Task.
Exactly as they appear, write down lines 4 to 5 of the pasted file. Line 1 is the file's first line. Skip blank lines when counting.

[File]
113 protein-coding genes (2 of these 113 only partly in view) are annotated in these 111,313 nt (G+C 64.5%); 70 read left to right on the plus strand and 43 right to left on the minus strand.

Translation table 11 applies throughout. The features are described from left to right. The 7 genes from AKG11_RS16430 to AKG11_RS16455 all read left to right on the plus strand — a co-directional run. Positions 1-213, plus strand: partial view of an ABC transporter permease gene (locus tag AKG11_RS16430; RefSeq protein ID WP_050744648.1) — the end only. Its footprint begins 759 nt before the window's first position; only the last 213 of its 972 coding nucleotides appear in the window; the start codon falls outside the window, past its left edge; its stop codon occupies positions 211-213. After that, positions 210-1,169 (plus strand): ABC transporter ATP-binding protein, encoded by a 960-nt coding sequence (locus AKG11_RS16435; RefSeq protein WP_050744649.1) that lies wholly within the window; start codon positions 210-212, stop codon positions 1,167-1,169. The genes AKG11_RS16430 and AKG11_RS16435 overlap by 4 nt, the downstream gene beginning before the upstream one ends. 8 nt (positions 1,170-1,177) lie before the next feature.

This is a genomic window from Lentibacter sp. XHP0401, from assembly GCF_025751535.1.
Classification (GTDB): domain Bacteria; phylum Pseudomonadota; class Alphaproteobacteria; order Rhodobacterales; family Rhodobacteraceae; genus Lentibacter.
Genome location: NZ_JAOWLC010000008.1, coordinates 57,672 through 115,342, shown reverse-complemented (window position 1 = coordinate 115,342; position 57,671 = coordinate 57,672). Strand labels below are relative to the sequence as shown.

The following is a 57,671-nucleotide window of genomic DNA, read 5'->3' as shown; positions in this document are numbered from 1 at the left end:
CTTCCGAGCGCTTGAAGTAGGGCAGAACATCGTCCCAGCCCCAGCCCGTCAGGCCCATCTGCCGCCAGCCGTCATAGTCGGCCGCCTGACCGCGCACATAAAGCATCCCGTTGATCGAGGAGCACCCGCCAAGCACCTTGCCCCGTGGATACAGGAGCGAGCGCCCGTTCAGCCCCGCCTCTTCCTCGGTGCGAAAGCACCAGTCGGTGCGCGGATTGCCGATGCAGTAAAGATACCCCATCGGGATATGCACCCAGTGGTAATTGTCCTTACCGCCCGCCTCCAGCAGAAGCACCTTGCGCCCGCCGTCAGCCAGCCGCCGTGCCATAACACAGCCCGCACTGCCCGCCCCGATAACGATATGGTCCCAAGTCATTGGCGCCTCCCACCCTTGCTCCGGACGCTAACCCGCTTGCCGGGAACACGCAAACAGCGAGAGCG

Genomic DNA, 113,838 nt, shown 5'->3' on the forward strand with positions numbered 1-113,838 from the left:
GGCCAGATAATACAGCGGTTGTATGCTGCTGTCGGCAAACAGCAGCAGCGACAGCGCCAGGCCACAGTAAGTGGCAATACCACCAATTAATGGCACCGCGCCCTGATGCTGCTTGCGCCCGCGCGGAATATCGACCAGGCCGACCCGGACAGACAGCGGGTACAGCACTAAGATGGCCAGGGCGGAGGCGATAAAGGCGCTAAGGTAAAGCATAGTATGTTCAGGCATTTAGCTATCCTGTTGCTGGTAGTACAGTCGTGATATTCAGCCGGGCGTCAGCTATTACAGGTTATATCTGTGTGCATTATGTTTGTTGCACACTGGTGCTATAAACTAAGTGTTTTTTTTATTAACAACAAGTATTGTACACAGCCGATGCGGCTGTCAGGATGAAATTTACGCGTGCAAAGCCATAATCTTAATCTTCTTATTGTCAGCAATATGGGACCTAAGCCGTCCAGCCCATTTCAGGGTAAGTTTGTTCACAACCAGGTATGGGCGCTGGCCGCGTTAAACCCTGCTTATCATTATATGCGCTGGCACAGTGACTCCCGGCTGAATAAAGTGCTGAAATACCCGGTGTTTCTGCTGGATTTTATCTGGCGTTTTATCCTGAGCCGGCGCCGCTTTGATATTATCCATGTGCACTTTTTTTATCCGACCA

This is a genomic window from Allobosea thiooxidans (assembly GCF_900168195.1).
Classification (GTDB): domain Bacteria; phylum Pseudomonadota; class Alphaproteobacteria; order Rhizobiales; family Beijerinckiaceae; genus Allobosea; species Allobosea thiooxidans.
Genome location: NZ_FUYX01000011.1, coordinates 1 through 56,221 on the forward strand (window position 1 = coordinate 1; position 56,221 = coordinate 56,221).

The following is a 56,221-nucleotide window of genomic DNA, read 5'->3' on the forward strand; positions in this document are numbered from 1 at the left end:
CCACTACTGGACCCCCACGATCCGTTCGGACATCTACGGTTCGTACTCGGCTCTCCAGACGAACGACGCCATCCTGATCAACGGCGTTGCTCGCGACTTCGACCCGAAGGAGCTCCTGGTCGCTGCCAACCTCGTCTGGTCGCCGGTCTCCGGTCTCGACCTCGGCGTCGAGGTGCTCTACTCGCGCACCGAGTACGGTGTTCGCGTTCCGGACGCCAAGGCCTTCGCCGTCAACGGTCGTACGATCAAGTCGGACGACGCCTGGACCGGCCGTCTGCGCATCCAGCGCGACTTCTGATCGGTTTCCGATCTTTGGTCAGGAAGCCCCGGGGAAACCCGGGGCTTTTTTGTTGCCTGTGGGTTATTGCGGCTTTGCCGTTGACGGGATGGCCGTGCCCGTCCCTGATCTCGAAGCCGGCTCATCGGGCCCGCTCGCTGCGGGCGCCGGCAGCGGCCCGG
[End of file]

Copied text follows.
Classification (GTDB): domain Bacteria; phylum Pseudomonadota; class Alphaproteobacteria; order Rhodobacterales; family Rhodobacteraceae; genus Lentibacter.
Genome location: NZ_JAOWLC010000008.1, coordinates 57,672 through 115,342, shown reverse-complemented (window position 1 = coordinate 115,342; position 57,671 = coordinate 57,672). Strand labels below are relative to the sequence as shown.